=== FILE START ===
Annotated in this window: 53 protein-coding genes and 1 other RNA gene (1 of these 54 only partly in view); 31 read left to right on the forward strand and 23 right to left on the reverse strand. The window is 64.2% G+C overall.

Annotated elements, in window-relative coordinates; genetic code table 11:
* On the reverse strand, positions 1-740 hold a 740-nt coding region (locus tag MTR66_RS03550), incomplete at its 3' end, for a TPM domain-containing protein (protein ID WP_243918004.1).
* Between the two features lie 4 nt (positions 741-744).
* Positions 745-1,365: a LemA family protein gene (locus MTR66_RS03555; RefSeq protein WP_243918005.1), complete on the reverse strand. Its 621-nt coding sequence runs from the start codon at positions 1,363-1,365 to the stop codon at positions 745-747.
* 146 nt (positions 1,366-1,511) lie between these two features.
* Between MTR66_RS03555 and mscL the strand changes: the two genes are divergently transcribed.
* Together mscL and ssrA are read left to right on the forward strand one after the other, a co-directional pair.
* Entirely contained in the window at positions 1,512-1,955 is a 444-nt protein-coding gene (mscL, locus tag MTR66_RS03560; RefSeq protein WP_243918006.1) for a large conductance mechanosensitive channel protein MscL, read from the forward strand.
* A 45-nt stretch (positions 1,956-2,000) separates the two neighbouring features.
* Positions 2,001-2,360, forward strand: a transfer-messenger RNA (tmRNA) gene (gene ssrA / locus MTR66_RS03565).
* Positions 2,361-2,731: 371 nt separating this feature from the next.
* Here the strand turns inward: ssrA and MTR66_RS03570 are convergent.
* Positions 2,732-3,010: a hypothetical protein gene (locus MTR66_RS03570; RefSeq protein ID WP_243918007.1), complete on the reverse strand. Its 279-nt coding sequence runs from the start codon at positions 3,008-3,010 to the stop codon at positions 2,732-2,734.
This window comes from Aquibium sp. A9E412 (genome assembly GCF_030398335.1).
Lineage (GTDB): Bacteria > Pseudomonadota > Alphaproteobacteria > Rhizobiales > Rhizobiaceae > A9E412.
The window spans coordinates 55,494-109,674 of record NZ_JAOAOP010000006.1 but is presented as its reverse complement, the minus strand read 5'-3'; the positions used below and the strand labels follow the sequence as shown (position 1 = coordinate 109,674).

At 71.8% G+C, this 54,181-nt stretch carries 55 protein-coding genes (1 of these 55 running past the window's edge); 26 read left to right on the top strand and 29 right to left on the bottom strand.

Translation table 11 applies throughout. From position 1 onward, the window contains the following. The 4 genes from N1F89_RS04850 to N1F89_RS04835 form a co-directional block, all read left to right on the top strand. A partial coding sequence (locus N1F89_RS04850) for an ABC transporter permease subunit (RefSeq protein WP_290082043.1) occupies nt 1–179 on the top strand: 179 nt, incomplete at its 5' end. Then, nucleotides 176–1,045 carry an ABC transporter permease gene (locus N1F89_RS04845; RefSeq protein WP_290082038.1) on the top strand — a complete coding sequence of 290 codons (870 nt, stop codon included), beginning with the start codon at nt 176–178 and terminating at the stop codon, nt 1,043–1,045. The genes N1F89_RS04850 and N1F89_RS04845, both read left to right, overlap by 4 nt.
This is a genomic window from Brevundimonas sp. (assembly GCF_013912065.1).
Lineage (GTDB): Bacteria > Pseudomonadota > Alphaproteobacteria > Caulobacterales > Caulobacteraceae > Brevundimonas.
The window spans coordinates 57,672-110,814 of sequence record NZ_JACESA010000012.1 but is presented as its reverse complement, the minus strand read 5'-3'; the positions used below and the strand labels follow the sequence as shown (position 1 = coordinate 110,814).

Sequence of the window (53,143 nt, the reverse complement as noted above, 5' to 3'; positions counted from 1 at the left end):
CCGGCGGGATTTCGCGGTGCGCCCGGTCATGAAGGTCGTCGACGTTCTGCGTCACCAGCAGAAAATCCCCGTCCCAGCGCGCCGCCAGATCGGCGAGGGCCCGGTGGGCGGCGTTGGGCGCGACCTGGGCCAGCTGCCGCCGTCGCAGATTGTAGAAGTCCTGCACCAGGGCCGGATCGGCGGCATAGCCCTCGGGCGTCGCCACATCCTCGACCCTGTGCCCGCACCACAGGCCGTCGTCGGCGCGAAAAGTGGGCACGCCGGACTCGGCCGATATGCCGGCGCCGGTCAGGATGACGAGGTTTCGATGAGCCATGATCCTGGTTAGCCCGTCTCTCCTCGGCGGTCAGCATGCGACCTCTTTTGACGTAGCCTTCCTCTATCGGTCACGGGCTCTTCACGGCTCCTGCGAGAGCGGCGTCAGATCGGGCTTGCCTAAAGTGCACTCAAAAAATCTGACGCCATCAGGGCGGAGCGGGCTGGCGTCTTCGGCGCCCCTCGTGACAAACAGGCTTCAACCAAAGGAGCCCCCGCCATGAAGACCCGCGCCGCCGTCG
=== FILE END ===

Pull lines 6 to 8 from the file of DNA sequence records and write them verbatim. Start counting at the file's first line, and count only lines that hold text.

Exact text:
* 146 nt (positions 1,366-1,511) lie between these two features.
* Between MTR66_RS03555 and mscL the strand changes: the two genes are divergently transcribed.
* Together mscL and ssrA are read left to right on the forward strand one after the other, a co-directional pair.